When intubation is not possible, time is at a premium and the neonatologist is faced with a real challenge. If adequate ventilation is not possible with a laryngeal mask or very fine endotracheal tube, a decision has to be made to open into the trachea. Cricothyroid membrane or tracheal needle puncture may be the best option for a neonatolgist used to finding small arteries and veins but is not easy in an emergency situation without previous experience. The neonate needs to be straight with the neck extended over a roll. The first and second fingers of the left hand are placed either side of the trachea and the needle inserted vertically and very strictly in the midline until air can be aspirated. It is difficult to palpate cricoid and thyroid cartilages in a neonate and it is more important to remain midline rather than worry about the level. Further and larger needles can be inserted above or below the first. Open tracheostomy in an emergency is again difficult even for an experienced surgeon unless he has current experience of neonatal tracheostomy. The neonate again needs to be straight and with the neck extended. A long vertical but strictly midline incision with careful palpation of the trachea should avoid drifting off the midline, which is the main danger.

Laryngeal lesions such as congenital webs or subglottic stenosis will be bypassed with a tracheostomy but low lesions such as tracheal stenosis and tracheobronchial malacia will not.

Unexpected airway obstruction at birth - tracheobronchial

The risk with low tracheobronchial obstruction is that neither intubation nor tracheostomy will relieve the obstruction though positive pressure will tend to improve malacia and, to a lesser extent, stenosis. An extended (long) tracheostomy will physically support tracheomalacia but not carinal malacia or bronchomalacia. A most difficult situation occurs if a tracheostomy is attempted for tapering long segment tracheal stenosis. Not only is it is not possible to insert a normal neonatal size tracheostomy tube but the tracheostomy itself severely limits the therapeutic options for surgical reconstruction of the stenosis.

Airway obstruction at extubation

Post-extubation laryngeal edema can be predicted if there is no leak around an appropriate size tube. In these circumstances steroids can be given pre-extubation and CPAP and adrenaline nebulisers readied in case they are needed. Despite this some neonates will require re-intubation because of stridor, recession and airway compromise. It is often better to leave the neonate intubated for a while to avoid repeated attempts at extubation which merely compound the problem with further laryngeal damage. Graham13 has written on the concept of formal re-intubation which may be helpful by allowing the laryngeal mucosa to recover.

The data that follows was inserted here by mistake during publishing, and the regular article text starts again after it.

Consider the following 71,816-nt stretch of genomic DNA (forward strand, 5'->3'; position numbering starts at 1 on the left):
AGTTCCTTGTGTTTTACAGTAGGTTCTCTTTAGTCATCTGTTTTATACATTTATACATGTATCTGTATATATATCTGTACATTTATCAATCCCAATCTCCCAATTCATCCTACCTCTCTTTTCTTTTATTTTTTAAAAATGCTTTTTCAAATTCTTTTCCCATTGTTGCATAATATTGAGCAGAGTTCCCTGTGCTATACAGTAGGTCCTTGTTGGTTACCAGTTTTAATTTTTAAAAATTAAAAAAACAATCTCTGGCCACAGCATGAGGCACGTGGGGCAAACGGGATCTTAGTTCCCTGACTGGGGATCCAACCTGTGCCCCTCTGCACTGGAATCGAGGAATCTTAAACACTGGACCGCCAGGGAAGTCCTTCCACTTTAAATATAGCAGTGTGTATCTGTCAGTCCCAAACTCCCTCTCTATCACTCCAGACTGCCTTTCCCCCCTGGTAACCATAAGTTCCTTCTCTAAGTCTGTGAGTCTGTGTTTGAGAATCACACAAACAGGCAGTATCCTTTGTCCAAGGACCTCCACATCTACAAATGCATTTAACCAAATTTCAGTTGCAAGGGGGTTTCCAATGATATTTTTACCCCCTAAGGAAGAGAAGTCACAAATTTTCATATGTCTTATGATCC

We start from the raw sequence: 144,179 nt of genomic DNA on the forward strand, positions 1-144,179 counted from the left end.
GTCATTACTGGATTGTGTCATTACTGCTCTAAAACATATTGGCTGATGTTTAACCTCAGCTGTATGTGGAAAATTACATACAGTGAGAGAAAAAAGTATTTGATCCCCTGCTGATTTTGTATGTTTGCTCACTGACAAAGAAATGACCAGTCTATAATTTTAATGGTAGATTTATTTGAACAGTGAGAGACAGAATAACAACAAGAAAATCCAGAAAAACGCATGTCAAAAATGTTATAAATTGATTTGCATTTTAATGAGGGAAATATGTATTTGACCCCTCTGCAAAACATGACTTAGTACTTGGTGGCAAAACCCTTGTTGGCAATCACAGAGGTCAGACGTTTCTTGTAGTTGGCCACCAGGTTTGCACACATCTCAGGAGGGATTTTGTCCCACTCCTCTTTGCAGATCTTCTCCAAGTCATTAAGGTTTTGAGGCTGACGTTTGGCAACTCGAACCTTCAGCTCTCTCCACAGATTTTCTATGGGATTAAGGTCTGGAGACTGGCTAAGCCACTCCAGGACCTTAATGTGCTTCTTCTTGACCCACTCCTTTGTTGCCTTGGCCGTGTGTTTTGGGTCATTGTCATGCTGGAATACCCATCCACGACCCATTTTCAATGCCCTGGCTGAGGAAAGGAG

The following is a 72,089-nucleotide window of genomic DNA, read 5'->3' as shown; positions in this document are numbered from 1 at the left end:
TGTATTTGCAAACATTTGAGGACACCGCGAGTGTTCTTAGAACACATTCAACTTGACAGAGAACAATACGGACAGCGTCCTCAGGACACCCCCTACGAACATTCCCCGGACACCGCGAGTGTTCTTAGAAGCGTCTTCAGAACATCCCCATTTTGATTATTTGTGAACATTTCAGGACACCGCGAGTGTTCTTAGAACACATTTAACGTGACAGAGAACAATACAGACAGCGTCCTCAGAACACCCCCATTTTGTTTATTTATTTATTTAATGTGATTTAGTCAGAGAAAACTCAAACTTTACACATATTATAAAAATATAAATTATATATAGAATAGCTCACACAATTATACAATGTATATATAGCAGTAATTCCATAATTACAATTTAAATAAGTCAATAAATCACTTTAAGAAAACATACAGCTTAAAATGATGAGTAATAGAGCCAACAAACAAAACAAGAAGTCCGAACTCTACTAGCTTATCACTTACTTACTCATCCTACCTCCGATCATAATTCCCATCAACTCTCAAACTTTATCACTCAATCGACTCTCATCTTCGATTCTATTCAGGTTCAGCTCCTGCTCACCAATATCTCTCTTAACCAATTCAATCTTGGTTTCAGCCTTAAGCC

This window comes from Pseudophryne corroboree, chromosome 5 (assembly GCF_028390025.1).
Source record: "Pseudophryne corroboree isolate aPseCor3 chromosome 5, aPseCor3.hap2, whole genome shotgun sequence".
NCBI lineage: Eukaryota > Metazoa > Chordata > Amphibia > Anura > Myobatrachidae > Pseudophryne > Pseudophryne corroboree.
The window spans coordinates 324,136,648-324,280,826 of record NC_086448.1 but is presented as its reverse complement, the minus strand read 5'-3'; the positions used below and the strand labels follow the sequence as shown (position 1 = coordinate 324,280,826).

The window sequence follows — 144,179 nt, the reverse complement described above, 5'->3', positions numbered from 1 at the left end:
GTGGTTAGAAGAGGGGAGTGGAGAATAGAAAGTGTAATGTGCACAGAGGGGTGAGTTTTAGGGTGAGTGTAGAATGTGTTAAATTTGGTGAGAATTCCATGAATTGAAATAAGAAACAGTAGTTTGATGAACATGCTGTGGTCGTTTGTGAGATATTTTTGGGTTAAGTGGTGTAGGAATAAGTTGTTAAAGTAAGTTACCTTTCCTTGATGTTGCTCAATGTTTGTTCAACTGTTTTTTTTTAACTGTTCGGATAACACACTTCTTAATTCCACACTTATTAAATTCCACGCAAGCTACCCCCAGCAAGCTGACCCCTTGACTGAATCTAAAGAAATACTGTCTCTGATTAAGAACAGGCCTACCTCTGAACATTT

If extubation fails despite a period of “laryngeal rest” then an endoscopic examination is performed to diagnose the cause and to treat simple lesions endoscopically such as vocal cord granulations. These often wrap around the tube and once extubated look like “seal flippers”. Subglottic cysts are the other easily remediable cause and can be lasered or removed with careful forceps dissection. If there are no discrete lesions but merely a diffuse subglottic and glottic edema then consideration needs to be given to a cricoid split, a single stage laryngeal reconstruction or a tracheostomy (see below). Other causes such as a congenital laryngeal web or severe tracheobronchomalacia will usually require a tracheostomy initially before definitive treatment.

Airway obstruction developing shortly after birth

Laryngomalacia typically presents not with the first breath but over the first couple of days. Immediate stridor should alert one to the possibility of other causes such as vocal cord palsy or static lesions such as laryngeal web14-16 cyst17 and stenosis18-20.

Laryngomalacia21-23 is the commonest cause of “congenital stridor” but it is by no means the only cause. Unfortunately the 2 terms are often used synonymously and a child is often labelled with “congenital stridor” as a diagnosis rather than a description. Other possible diagnoses such as vocal cord palsy, then tend to be ignored. Subglottic haemangioma24-28 usually develops progressively in the first few months, later than most other neonatal causes of airway obstruction.

General approach to diagnosis and management



When presented with a neonate who has failed extubation, the otolaryngologist needs to glean as much information as possible from the neonatologist to try to distinguish the possible causes for failed extubation. Key to this is the intubation history. Subglottic stenosis is not always associated with prolonged intubation29,30 and an initial traumatic, emergency intubation may be more relevant. Shouldered tubes31 with the shoulder passed through the glottis can cause damage as can oversize tubes placed to improve ventilation or endotracheal tube patency32. Lack of an initial air leak around the tube or any tightness on intubation may suggest a narrow subglottis either associated with prematurity, Downs syndrome33 or as part of the normal range34.

In neonates that present with stridor at birth, the obstetric history is relevant as traumatic labour is responsible for 20% of vocal cord palsy35. Stridor occurring immediately after delivery should always raise suspicions of a vocal cord palsy. Any diurnal or other variation can help identify the cause with laryngomalacia typically being better with the child at rest and asleep but made worse by crying, feeding and when distressed. Airway obstruction with the baby supine can occur with a pedunculated laryngeal mass but more often is due at least in part to a degree of supralaryngeal obstruction such as micrognathia and resultant tongue base occlusion. Improvement in the airway with crying occurs in gross nasal obstruction such as bilateral choanal atresia.